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Member Posts: 33 ■■□□□□□□□□
This probably isn't new for most of you guys, but I thought I'd share what my book taught me. It makes subnetting quick and easy to figure out in seconds. No binary needed. Since this is to help you answer questions fast, you should already have a basic understanding in subnetting. Practicing this method will allow you to find everything about a subnet in mere seconds.

172.21.92.251
255.255.240.0

Lets first find the subnet number. First you need to find the interesting octet of the mask. It may be easier for you to stack the IP and mask as I've done above. Take a look at each octet in the mask and see if it's a 255, 0, or some other number. If the octet is neither a 255 or 0, that's your interesting octet. In our case, in red, shows the interesting octet.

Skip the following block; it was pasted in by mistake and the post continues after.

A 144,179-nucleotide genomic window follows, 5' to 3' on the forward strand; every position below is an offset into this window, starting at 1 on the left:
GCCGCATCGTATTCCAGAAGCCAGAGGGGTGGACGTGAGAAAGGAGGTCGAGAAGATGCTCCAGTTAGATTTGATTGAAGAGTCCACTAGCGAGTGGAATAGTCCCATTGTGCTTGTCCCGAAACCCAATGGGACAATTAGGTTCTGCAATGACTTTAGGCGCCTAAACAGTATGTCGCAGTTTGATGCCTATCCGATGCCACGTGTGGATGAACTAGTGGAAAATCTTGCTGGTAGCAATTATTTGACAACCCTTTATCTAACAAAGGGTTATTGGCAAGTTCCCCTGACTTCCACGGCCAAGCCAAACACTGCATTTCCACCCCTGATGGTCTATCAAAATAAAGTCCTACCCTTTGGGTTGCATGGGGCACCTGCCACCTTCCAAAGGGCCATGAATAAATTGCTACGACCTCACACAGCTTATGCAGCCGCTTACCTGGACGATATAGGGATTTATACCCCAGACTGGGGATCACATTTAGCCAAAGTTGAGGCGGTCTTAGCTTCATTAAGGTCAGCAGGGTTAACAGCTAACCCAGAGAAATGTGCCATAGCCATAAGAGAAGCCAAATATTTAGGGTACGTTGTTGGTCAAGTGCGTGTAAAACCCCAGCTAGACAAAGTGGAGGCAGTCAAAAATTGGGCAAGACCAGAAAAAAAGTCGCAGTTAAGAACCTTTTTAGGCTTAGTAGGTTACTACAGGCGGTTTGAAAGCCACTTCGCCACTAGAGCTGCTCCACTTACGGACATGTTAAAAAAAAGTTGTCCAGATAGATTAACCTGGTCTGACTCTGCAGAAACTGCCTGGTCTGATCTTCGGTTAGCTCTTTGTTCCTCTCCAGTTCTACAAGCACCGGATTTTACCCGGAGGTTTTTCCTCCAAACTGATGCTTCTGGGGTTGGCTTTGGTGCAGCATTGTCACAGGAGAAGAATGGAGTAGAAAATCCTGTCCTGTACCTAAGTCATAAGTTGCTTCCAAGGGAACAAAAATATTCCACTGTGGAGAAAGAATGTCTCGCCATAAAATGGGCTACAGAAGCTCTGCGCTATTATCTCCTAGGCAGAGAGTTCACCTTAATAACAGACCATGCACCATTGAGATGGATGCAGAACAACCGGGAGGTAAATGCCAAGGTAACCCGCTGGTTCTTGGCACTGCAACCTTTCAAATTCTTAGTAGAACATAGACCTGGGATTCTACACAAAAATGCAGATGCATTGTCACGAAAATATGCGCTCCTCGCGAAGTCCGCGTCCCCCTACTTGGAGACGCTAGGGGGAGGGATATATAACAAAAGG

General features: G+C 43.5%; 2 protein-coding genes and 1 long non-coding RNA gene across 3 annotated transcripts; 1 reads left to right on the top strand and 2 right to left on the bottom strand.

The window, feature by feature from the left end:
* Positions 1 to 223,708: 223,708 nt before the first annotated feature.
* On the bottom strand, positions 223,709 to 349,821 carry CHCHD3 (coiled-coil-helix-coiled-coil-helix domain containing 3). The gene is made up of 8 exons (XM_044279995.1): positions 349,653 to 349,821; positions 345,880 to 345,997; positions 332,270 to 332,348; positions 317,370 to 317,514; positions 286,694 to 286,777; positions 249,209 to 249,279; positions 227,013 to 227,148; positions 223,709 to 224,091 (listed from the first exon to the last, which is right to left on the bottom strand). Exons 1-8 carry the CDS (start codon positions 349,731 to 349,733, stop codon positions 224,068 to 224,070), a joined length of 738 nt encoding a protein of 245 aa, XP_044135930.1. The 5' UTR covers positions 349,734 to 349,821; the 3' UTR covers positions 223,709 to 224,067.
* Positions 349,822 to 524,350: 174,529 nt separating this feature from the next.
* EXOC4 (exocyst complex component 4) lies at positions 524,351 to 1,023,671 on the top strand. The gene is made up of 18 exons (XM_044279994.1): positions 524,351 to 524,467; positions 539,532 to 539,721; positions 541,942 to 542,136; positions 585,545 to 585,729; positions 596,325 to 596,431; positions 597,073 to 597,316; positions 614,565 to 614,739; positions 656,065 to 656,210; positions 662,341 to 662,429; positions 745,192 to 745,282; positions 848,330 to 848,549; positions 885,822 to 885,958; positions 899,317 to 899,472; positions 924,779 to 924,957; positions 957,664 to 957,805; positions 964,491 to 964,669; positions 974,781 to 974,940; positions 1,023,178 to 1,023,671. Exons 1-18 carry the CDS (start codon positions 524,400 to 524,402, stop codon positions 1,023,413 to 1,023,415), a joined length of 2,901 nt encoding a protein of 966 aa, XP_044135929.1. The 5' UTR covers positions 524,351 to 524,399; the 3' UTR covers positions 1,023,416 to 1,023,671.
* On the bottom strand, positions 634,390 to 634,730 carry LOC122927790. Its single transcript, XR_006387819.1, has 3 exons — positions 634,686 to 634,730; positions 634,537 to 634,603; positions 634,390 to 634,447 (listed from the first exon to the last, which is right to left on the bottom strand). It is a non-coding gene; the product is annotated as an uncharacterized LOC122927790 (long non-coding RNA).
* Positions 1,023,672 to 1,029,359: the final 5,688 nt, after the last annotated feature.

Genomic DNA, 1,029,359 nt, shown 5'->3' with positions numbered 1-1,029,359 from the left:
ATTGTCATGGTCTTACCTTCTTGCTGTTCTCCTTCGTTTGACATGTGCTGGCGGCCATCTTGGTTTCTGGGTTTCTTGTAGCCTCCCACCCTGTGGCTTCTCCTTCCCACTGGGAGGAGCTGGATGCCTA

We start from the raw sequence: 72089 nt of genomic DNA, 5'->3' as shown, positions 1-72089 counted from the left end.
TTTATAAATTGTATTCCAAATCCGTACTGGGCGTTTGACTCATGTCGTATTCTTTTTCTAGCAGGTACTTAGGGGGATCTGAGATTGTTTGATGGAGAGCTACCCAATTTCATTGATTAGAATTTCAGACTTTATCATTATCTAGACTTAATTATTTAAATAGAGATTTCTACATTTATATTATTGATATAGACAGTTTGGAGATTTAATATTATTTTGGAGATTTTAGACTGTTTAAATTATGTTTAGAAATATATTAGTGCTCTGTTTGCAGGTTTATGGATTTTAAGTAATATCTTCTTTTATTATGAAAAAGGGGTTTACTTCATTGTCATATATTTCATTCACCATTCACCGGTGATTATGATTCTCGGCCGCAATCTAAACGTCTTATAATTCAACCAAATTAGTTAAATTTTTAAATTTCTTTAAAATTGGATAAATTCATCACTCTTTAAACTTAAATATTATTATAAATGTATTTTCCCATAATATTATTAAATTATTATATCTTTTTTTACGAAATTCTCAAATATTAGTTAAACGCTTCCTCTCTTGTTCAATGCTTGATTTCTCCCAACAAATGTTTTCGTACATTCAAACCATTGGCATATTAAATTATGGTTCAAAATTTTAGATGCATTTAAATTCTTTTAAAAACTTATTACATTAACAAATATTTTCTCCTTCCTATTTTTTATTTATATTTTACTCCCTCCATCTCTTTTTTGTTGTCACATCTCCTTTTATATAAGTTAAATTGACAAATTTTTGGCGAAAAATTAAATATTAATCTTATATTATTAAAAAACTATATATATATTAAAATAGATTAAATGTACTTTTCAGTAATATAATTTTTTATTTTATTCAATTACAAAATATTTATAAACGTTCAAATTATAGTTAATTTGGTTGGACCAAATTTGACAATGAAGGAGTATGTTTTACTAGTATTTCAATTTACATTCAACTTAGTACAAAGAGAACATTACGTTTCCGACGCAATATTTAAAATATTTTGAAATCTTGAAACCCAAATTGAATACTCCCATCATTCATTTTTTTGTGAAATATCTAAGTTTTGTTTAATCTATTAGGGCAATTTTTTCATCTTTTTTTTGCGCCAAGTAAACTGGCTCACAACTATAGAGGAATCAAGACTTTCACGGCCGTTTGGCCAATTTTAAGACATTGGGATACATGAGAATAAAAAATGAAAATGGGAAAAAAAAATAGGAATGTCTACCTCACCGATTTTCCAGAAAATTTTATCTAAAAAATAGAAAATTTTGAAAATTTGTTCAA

255.255.240.0

Now that we have the interesting octet, compare the mask to the IP address. Anything on the left of the interesting octet, signals that you should copy the IP address octet to your subnet number. (X means it's currently unknown)
172.21.X.X

Anything on the right of the interesting octet, signals that you should copy a 0 down into the subnet number.
172.21.X.0

All that's left to find is the value of the interesting octet for our subnet number. This part is a little confusing at first, but will get easier with practice. The first step is to calculate the magic number. There's nothing magic about it, but it has many uses. To find the magic number, simply subtract the number 256 from the interesting octet in the mask.
256 - 240 = 16